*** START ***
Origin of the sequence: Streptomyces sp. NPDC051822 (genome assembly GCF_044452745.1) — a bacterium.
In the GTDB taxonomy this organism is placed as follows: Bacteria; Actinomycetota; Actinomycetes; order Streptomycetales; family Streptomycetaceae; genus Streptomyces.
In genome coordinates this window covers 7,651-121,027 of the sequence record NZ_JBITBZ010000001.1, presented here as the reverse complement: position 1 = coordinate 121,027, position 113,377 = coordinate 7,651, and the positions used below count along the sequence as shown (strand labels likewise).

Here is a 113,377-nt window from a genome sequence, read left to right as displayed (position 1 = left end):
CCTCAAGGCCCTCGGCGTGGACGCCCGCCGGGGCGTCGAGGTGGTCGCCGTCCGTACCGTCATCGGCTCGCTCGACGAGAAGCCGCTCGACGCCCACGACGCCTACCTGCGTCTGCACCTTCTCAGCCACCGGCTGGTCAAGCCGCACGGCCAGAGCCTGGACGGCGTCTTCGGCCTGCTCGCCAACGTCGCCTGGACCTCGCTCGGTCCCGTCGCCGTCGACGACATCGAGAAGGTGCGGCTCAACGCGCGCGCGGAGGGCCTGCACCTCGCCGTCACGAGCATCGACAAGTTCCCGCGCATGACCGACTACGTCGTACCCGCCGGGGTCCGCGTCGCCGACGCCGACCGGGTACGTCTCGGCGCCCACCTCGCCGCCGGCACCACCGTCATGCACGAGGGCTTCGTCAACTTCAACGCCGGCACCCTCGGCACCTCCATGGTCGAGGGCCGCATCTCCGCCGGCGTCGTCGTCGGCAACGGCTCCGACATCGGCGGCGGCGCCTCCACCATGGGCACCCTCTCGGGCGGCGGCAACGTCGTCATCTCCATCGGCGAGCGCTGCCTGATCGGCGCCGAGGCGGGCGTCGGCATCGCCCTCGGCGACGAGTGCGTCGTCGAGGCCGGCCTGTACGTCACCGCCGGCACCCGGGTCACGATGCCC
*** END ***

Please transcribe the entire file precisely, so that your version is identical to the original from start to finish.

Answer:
Origin of the sequence: Streptomyces sp. NPDC051822 (genome assembly GCF_044452745.1) — a bacterium.
In the GTDB taxonomy this organism is placed as follows: Bacteria; Actinomycetota; Actinomycetes; order Streptomycetales; family Streptomycetaceae; genus Streptomyces.
In genome coordinates this window covers 7,651-121,027 of the sequence record NZ_JBITBZ010000001.1, presented here as the reverse complement: position 1 = coordinate 121,027, position 113,377 = coordinate 7,651, and the positions used below count along the sequence as shown (strand labels likewise).

Here is a 113,377-nt window from a genome sequence, read left to right as displayed (position 1 = left end):
CCTCAAGGCCCTCGGCGTGGACGCCCGCCGGGGCGTCGAGGTGGTCGCCGTCCGTACCGTCATCGGCTCGCTCGACGAGAAGCCGCTCGACGCCCACGACGCCTACCTGCGTCTGCACCTTCTCAGCCACCGGCTGGTCAAGCCGCACGGCCAGAGCCTGGACGGCGTCTTCGGCCTGCTCGCCAACGTCGCCTGGACCTCGCTCGGTCCCGTCGCCGTCGACGACATCGAGAAGGTGCGGCTCAACGCGCGCGCGGAGGGCCTGCACCTCGCCGTCACGAGCATCGACAAGTTCCCGCGCATGACCGACTACGTCGTACCCGCCGGGGTCCGCGTCGCCGACGCCGACCGGGTACGTCTCGGCGCCCACCTCGCCGCCGGCACCACCGTCATGCACGAGGGCTTCGTCAACTTCAACGCCGGCACCCTCGGCACCTCCATGGTCGAGGGCCGCATCTCCGCCGGCGTCGTCGTCGGCAACGGCTCCGACATCGGCGGCGGCGCCTCCACCATGGGCACCCTCTCGGGCGGCGGCAACGTCGTCATCTCCATCGGCGAGCGCTGCCTGATCGGCGCCGAGGCGGGCGTCGGCATCGCCCTCGGCGACGAGTGCGTCGTCGAGGCCGGCCTGTACGTCACCGCCGGCACCCGGGTCACGATGCCC